Admittedly, Welsh fans will be feeling even worse about their team’s worst performance since the pre-Warren Gatland days. After the optimism generated by the 42-0 win in Wayne Pivac’s opening game, Wales looked devoid of creativity in losing to a Scottish side that, while feeling typically chipper about itself after registering three wins, are being rewarded for seemingly ditching their high -tempo brand of rugby for something much more prosaic.
Italy had failed to register a solitary point in two of the three games before lockdown and two of its three tries post-lockdown were born out of intercepts. It seems as if they are becoming even less potent. That England should seal the title with such a limited game plan, kicking the ball out of hand 44 times, was also more than a little grim.
All of which made the France-Ireland game by some distance the most entertaining and watchable, albeit the bar had been set very low.
That it’s taken France fully a decade to even mount a challenge is a joke really, but their rejuvenation under Fabien Galthié and Co saved the tournament
Ultimately though, the title was decided on the opening weekend by dint of England eking out a bonus point in Paris thanks to a Jonny May-inspired recovery allied to France letting their grip slip after leading 24-0.
England’s third title in five years, while giving four more players debuts last Saturday, merely reaffirmed what we’ve known for years, that they are the team one has to finish above. They’ve finished in the top two every year bar one since 2010. Unnervingly, the sense remains that they won this title without playing anywhere close to their World Cup semi-final win over the All Blacks.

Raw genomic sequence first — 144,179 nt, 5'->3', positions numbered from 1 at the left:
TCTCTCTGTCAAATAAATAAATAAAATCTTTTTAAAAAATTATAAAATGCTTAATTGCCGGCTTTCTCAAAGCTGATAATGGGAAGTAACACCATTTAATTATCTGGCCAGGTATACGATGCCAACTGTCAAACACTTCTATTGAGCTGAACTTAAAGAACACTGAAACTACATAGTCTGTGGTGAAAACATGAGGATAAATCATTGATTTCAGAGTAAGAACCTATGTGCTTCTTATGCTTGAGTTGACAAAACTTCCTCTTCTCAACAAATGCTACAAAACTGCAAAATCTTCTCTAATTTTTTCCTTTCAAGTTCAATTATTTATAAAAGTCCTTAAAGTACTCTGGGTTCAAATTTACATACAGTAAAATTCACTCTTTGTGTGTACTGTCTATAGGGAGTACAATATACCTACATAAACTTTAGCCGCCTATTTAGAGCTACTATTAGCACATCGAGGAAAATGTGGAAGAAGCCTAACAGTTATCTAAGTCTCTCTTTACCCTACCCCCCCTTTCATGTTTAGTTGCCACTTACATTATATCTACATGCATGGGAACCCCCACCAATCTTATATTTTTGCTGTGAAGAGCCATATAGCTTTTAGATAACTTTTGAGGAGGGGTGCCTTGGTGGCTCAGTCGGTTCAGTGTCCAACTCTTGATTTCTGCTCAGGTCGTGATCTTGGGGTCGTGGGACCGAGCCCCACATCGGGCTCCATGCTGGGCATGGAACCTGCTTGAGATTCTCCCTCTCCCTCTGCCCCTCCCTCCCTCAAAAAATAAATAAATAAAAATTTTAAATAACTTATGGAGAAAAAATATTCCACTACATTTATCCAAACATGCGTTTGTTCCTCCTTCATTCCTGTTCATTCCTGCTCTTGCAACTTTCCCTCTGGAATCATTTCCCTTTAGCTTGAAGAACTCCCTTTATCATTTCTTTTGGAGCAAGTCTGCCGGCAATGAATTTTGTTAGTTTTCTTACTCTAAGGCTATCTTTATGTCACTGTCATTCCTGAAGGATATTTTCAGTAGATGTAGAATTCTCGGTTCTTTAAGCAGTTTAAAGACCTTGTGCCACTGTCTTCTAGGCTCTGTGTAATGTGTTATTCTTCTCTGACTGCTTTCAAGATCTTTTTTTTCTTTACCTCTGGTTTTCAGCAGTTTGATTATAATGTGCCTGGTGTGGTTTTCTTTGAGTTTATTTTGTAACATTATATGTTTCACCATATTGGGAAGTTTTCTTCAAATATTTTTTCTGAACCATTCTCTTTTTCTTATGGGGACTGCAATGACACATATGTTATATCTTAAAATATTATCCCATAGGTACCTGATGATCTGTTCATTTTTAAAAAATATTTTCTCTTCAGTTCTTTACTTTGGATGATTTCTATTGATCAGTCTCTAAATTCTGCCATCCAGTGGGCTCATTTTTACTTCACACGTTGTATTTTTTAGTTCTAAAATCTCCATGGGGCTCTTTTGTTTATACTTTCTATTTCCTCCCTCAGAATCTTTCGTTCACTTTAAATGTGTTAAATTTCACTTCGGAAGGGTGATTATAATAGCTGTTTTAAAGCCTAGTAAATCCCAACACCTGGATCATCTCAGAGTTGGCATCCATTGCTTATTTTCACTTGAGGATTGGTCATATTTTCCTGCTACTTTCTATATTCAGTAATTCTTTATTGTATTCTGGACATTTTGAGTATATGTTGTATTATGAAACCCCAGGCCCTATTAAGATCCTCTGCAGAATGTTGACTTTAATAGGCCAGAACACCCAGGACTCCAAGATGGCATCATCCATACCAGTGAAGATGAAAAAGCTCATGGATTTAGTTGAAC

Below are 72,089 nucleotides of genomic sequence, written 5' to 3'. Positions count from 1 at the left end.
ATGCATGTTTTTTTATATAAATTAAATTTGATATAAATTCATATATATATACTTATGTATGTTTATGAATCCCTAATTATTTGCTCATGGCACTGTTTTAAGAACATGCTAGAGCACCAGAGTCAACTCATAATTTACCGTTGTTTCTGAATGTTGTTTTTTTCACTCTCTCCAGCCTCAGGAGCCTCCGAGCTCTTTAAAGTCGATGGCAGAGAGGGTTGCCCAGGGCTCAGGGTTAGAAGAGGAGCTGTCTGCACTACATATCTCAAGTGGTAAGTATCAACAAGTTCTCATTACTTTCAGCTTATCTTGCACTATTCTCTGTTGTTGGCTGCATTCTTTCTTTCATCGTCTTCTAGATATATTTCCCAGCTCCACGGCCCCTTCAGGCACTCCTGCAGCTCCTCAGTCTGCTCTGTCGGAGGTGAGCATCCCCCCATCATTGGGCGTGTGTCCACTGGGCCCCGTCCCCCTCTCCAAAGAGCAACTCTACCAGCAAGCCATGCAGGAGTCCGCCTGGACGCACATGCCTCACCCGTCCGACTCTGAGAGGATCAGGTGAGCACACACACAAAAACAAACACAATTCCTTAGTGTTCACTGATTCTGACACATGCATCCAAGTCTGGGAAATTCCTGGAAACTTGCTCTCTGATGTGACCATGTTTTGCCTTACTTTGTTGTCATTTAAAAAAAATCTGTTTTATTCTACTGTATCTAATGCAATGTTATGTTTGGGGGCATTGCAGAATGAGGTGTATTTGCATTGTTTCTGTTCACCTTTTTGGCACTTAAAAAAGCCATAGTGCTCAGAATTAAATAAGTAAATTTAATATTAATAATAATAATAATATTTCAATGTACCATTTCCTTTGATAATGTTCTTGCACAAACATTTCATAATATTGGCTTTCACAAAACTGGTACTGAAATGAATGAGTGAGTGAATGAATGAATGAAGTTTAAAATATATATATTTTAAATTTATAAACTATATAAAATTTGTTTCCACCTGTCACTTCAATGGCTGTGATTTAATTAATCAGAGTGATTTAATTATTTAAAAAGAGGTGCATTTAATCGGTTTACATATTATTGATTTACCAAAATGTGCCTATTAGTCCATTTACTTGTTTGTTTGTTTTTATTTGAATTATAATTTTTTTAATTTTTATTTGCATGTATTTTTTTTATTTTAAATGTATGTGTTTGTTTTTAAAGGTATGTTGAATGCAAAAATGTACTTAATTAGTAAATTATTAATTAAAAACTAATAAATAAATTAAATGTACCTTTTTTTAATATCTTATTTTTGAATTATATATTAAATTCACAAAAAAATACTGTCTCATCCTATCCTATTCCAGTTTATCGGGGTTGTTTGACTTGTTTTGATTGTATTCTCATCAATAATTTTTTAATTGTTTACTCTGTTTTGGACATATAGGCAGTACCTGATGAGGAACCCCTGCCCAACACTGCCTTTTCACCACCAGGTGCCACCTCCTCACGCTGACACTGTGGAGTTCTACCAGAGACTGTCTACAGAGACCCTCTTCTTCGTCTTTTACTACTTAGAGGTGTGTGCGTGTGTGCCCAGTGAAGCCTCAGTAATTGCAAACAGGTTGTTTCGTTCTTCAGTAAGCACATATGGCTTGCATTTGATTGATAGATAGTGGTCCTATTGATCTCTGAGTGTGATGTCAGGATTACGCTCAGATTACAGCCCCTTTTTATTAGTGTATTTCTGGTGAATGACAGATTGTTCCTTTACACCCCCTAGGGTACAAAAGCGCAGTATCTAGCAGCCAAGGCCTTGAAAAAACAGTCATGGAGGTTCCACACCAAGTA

That it’s taken France fully a decade to even mount a challenge is a joke really, but their rejuvenation under Fabien Galthié and Co saved the tournament. It may do them no harm that they didn’t win it, and that the Mohamed Haouas red card in Murrayfield will serve as a reminder of what happened to them at the last World Cup.
In any event, with a properly-equipped coaching ticket, a supply of talent swelled by successive Under-20 World Cup wins, a settled team and the prospect of hosting the 2023 World Cup, they’re back with a vengeance and a half-back pairing in Antoine Dupont and Romain Ntamack which could conceivably be around for the next two World Cups.
That could not be said of Conor Murray and Johnny Sexton, who were starting their 61st Test together last Saturday. They remain the best in their positions, with nothing like the Test-ready quality of Dupont and Ntamack coming through the provincial system.
The likes of Craig Casey, Ben Healy and Harry Byrne are better served acquiring more game time with their provinces and there’s no point in throwing the baby out with the bathwater. Resistance to this is one of Irish rugby’s enduring strengths.
What’s more, not even the way Ireland’s performance disappointingly fell away in the second half last Saturday couldn’t disprove the feeling that the second-row and back-row options are pretty well-stocked, with Ryan Baird to supplement Caelan Doris and Will Connors. The same of the midfield, and James Lowe will bring an X-factor and stimulate those around him, especially in the back three.
It’s not all doom and gloom. Ireland are at the least still better than the rest, even if there’s an unsettling suspicion that a gap may be emerging in the class divide between England/France and the other teams.